April 13, 2021

RDB-Design

Specialists in home design

Why Open Plan Homes Are Actually a Terrible Idea

THE OPEN-CONCEPT interior has demonstrated remarkable staying power. The plan that typically combines entryway, kitchen,...

THE OPEN-CONCEPT interior has demonstrated remarkable staying power. The plan that typically combines entryway, kitchen, living and dining room into one “great room” has dominated home design for decades. Why? For families, it facilitates a benign surveillance state with the kitchen island as parental command center. For young couples, the loft-like atmosphere conveys a whiff of midcentury Bohemianism. For competitive cooks, it offers a stage. Real-estate agents love how it photographs. (How “airy!”) Developers embraced it because it’s cheaper. TV execs boost it because market research showed dudes tune in for demolition. Plus, it’s a surefire way to foster a “sense of togetherness.”

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Of course, there’s the rub. With Covid-19 driving work and school (and almost every other activity) into the domestic sphere, families rub shoulders 24/7. As a result, the demand for private ancillary spaces—sculleries, libraries, sitting rooms—that percolated pre-pandemic seems to have kicked into high speed. Now fusty old things like doors seem a luxury.

“The den is hot,” said San Francisco architect

William Duff

with a laugh. “I don’t think the open plan is dead, but I do think we’re going to be paying more attention to creating purposeful private spaces with a more thoughtful balance between the two.”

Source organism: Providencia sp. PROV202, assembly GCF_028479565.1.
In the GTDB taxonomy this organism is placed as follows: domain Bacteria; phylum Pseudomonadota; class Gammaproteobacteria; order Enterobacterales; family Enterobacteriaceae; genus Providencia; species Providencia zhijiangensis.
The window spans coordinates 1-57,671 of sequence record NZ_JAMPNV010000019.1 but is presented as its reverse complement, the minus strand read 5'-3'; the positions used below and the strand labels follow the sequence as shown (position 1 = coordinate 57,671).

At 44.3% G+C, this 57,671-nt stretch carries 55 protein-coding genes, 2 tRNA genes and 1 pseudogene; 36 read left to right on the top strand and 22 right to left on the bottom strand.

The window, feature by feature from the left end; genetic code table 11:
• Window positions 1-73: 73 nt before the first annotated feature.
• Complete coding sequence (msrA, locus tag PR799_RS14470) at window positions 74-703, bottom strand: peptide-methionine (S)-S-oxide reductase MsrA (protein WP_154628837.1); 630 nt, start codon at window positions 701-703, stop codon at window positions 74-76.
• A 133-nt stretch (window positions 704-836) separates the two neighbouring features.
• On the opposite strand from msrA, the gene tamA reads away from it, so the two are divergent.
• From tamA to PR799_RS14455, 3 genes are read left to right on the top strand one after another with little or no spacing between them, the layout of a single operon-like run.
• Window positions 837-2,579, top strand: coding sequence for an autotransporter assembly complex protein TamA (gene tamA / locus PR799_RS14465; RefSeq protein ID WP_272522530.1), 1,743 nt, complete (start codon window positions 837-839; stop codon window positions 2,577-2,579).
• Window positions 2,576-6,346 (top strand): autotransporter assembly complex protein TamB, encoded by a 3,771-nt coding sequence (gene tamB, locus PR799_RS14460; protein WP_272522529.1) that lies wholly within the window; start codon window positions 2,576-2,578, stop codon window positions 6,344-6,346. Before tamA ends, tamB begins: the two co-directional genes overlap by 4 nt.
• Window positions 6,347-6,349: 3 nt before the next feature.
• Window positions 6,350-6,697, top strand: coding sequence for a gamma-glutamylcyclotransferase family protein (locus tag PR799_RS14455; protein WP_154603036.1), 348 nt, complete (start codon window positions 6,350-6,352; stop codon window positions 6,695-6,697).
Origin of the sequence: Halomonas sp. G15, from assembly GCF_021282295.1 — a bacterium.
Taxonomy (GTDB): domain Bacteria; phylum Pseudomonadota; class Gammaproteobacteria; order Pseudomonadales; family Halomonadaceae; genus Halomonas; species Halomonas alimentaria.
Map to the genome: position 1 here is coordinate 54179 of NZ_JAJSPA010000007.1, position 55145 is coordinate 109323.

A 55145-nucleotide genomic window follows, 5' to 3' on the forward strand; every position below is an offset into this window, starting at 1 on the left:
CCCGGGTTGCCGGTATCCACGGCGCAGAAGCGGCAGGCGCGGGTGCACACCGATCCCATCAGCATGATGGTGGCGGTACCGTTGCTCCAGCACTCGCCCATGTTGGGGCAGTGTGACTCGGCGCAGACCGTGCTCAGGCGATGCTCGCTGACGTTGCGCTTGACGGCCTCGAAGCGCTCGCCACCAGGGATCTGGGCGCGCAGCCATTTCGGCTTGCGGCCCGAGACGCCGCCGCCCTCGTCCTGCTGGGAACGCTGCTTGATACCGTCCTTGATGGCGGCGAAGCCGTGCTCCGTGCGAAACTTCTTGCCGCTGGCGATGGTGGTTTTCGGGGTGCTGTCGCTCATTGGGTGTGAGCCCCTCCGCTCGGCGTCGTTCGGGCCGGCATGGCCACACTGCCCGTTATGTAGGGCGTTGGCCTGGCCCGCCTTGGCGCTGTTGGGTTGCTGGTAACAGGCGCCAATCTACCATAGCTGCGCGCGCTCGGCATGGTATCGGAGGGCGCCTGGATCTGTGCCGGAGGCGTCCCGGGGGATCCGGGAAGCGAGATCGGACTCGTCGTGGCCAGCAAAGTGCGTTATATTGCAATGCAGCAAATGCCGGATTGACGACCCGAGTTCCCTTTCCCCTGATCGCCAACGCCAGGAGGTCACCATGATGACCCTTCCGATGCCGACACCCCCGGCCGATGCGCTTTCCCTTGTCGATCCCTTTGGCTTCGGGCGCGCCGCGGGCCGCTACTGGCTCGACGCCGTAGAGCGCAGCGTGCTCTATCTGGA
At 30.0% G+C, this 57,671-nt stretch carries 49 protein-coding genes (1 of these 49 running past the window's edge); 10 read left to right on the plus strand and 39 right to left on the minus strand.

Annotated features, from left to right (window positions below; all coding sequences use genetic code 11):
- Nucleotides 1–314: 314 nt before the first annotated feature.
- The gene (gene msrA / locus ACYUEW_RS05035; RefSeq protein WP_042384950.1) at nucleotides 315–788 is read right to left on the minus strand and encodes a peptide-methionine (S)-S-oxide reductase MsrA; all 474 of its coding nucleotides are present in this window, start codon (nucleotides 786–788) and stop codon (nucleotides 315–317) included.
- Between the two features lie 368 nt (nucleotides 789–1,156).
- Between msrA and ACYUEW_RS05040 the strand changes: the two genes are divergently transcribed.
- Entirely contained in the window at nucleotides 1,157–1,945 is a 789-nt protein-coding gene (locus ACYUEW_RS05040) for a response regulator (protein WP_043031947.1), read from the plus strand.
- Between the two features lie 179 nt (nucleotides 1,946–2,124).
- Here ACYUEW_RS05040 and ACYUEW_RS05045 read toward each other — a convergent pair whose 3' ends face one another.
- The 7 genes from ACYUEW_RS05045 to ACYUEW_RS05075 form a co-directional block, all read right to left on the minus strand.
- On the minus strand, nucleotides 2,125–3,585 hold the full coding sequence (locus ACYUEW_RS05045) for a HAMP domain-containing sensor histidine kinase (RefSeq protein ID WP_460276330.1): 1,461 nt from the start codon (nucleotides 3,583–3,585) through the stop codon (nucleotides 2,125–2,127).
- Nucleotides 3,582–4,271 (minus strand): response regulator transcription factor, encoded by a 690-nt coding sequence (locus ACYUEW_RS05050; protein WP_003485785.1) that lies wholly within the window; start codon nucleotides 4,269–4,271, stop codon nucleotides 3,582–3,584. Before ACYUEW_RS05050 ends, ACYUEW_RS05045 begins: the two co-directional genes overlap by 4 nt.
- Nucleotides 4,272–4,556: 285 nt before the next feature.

A desk tucked into a Chicago kitchen designed by Amy Kartheiser creates the sort of hideaway that open-plan homes lack.



Photo:

Werner Straube

“Clients are now drawn to more-private areas to entertain, such as parlor-style spaces,” said

Nina Magon,

a designer in Houston. “Rather than going out to restaurants, many people are having small get-togethers with family or a few people they trust.”

SPACE PROGRAM

Three tactics for carving up a cavernous room

Shelf Service

Double-sided bookcases “provide discretion and separation while leaving the sense that the room is open,” said New York designer Kevin Dumais. He suggests pieces with powerful scale. Balboa Wide Bookshelf, $2,498 serenaandlily.com

Deeply Felt

Brooklyn designer Gabriella Horn recommends textiles that block sound and light. “I’ve installed curtains using hospital ceiling tracks—believe it or not, it can be really chic.” Try inexpensive, playful Oddluag Sound Absorbing Panels, $30 for pack of 15, ikea.com

Screen Time

For divvying up a big space, the screen remains ideal. To absorb noise well, choose dividers with soft surfaces such as cork, paper, leather or textiles, like this plush velvet Ombra screen by Chiara Provasi, $7,020, 1stdibs.com

In Brooklyn, architect

Andrew Lyon